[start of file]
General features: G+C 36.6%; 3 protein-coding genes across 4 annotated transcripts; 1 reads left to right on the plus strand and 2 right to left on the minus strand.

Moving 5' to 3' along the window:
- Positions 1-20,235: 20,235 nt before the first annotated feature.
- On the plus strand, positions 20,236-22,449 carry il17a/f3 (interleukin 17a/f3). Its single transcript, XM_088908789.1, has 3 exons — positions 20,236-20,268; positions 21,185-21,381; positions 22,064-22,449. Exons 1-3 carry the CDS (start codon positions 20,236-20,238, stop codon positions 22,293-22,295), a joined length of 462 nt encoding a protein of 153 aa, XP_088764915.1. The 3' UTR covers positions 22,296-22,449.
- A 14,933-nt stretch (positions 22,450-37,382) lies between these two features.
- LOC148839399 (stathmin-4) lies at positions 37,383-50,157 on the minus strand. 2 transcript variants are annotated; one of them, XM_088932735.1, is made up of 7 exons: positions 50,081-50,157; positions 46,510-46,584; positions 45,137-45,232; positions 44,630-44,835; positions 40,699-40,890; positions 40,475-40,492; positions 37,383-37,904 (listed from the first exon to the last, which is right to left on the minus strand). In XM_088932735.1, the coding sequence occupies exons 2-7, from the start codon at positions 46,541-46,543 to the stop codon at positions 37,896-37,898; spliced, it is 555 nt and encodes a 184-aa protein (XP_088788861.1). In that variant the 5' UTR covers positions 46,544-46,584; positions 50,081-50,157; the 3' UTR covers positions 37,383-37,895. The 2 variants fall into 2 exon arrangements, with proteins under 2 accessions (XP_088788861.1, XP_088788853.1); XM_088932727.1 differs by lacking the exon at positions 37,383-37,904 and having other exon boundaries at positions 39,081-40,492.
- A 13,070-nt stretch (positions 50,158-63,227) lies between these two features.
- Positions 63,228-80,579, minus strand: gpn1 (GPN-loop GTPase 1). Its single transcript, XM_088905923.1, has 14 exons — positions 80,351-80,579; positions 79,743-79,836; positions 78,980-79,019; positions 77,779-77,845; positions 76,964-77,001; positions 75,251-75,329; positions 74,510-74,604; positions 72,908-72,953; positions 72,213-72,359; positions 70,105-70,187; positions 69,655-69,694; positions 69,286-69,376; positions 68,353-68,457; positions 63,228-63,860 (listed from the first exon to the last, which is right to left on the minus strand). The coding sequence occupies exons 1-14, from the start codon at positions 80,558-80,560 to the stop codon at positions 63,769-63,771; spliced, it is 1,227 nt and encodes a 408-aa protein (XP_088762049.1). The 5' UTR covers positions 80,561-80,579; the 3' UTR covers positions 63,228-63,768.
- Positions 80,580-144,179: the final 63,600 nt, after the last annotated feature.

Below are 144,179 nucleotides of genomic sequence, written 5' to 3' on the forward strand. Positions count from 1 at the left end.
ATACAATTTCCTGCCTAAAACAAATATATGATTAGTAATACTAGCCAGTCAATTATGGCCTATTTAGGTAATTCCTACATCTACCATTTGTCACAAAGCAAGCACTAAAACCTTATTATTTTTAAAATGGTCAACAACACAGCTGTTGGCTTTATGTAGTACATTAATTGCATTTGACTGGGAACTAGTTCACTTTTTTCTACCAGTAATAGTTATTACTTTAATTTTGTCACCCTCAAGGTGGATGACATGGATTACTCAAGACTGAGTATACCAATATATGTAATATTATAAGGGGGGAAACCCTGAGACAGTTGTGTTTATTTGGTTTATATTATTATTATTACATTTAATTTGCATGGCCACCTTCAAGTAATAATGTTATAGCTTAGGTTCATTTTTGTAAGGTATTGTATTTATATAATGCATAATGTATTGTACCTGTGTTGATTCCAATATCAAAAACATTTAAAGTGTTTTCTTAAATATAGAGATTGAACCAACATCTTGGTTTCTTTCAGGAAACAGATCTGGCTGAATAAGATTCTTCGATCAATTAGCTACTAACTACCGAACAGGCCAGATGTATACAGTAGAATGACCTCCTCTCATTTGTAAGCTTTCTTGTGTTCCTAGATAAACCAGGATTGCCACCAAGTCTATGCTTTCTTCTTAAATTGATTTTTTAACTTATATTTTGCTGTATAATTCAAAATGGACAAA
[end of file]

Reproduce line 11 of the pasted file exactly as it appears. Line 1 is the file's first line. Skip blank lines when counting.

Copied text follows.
ATACAATTTCCTGCCTAAAACAAATATATGATTAGTAATACTAGCCAGTCAATTATGGCCTATTTAGGTAATTCCTACATCTACCATTTGTCACAAAGCAAGCACTAAAACCTTATTATTTTTAAAATGGTCAACAACACAGCTGTTGGCTTTATGTAGTACATTAATTGCATTTGACTGGGAACTAGTTCACTTTTTTCTACCAGTAATAGTTATTACTTTAATTTTGTCACCCTCAAGGTGGATGACATGGATTACTCAAGACTGAGTATACCAATATATGTAATATTATAAGGGGGGAAACCCTGAGACAGTTGTGTTTATTTGGTTTATATTATTATTATTACATTTAATTTGCATGGCCACCTTCAAGTAATAATGTTATAGCTTAGGTTCATTTTTGTAAGGTATTGTATTTATATAATGCATAATGTATTGTACCTGTGTTGATTCCAATATCAAAAACATTTAAAGTGTTTTCTTAAATATAGAGATTGAACCAACATCTTGGTTTCTTTCAGGAAACAGATCTGGCTGAATAAGATTCTTCGATCAATTAGCTACTAACTACCGAACAGGCCAGATGTATACAGTAGAATGACCTCCTCTCATTTGTAAGCTTTCTTGTGTTCCTAGATAAACCAGGATTGCCACCAAGTCTATGCTTTCTTCTTAAATTGATTTTTTAACTTATATTTTGCTGTATAATTCAAAATGGACAAA